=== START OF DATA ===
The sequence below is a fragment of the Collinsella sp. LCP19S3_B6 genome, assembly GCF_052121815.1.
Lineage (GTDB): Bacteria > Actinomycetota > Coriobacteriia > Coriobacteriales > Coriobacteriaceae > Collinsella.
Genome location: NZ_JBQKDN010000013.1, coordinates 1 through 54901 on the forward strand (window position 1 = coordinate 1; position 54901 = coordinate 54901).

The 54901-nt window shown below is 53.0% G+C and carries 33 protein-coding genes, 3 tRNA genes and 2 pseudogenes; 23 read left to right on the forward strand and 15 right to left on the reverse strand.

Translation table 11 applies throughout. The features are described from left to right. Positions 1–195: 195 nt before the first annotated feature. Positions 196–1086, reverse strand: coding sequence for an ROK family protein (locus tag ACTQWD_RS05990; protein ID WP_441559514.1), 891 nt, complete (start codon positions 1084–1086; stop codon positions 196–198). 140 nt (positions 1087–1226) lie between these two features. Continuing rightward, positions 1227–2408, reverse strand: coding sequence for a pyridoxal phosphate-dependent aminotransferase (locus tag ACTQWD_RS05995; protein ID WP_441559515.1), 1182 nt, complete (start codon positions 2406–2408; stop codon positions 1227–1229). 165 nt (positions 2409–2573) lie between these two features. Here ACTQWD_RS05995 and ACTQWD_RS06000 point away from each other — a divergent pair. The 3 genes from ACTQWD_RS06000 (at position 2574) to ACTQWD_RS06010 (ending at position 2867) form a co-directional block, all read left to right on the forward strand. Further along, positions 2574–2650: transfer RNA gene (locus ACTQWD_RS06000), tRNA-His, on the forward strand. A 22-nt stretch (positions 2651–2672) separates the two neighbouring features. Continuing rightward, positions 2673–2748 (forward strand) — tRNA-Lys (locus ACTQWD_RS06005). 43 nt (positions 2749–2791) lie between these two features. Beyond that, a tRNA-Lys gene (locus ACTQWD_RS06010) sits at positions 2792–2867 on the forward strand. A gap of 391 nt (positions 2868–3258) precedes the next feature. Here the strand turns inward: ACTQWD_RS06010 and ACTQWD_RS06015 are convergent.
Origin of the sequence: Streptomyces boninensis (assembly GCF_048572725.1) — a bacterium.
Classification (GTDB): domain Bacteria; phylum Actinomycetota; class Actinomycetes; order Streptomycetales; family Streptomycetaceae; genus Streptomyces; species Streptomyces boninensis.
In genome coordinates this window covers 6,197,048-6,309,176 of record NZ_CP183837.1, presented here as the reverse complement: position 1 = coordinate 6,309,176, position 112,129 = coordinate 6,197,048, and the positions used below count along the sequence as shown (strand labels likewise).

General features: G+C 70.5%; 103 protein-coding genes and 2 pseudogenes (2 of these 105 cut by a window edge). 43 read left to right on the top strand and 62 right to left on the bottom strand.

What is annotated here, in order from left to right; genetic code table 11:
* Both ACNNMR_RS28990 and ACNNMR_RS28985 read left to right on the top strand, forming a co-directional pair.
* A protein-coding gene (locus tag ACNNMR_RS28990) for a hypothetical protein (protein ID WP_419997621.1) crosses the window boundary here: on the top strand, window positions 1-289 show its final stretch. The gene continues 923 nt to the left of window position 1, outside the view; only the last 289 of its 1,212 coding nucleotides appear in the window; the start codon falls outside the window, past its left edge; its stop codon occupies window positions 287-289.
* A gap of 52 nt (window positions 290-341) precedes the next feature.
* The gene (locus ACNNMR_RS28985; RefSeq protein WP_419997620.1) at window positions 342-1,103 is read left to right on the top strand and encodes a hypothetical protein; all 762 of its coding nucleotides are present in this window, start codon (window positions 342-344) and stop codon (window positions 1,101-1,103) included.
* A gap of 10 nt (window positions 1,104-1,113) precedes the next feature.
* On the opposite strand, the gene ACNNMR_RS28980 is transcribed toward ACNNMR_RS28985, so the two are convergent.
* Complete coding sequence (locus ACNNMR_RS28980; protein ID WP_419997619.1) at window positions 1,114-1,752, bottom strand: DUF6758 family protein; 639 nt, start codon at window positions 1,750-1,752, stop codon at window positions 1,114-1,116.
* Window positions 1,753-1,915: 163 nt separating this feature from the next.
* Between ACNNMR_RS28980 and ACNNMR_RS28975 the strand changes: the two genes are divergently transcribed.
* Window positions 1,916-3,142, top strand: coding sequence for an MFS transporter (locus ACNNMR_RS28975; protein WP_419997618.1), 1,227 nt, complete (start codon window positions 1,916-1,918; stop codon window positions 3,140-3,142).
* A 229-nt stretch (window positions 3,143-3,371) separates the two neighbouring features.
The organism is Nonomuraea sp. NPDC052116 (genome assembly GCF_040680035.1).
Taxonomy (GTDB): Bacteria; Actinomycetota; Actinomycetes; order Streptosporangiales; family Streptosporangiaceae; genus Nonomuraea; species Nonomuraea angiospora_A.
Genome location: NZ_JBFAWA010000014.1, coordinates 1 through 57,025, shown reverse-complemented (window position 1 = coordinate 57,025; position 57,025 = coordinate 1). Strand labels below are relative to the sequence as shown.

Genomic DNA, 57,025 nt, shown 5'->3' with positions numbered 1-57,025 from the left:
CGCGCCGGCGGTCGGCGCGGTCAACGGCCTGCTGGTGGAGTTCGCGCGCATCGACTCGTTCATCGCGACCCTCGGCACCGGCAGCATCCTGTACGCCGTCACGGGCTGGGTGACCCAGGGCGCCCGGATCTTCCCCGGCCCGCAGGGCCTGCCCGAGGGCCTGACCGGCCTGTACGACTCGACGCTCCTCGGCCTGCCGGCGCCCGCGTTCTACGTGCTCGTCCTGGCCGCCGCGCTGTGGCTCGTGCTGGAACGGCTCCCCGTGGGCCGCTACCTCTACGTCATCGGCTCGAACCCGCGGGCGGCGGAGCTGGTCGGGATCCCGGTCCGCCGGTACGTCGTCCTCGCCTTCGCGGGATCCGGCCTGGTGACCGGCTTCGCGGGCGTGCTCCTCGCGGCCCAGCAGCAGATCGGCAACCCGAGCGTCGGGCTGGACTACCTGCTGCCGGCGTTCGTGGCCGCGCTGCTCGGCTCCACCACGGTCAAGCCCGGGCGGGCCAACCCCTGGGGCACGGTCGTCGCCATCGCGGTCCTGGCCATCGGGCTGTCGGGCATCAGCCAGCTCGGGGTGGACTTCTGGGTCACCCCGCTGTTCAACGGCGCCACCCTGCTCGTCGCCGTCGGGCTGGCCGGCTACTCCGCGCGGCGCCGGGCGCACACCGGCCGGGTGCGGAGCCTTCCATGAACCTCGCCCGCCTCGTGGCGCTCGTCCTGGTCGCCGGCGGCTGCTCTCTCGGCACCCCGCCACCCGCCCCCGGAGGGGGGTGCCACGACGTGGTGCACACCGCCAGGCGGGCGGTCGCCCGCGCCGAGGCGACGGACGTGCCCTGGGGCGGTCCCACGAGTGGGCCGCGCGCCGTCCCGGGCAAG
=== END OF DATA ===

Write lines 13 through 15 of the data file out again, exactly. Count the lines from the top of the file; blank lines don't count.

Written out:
* A gap of 52 nt (window positions 290-341) precedes the next feature.
* The gene (locus ACNNMR_RS28985; RefSeq protein WP_419997620.1) at window positions 342-1,103 is read left to right on the top strand and encodes a hypothetical protein; all 762 of its coding nucleotides are present in this window, start codon (window positions 342-344) and stop codon (window positions 1,101-1,103) included.
* A gap of 10 nt (window positions 1,104-1,113) precedes the next feature.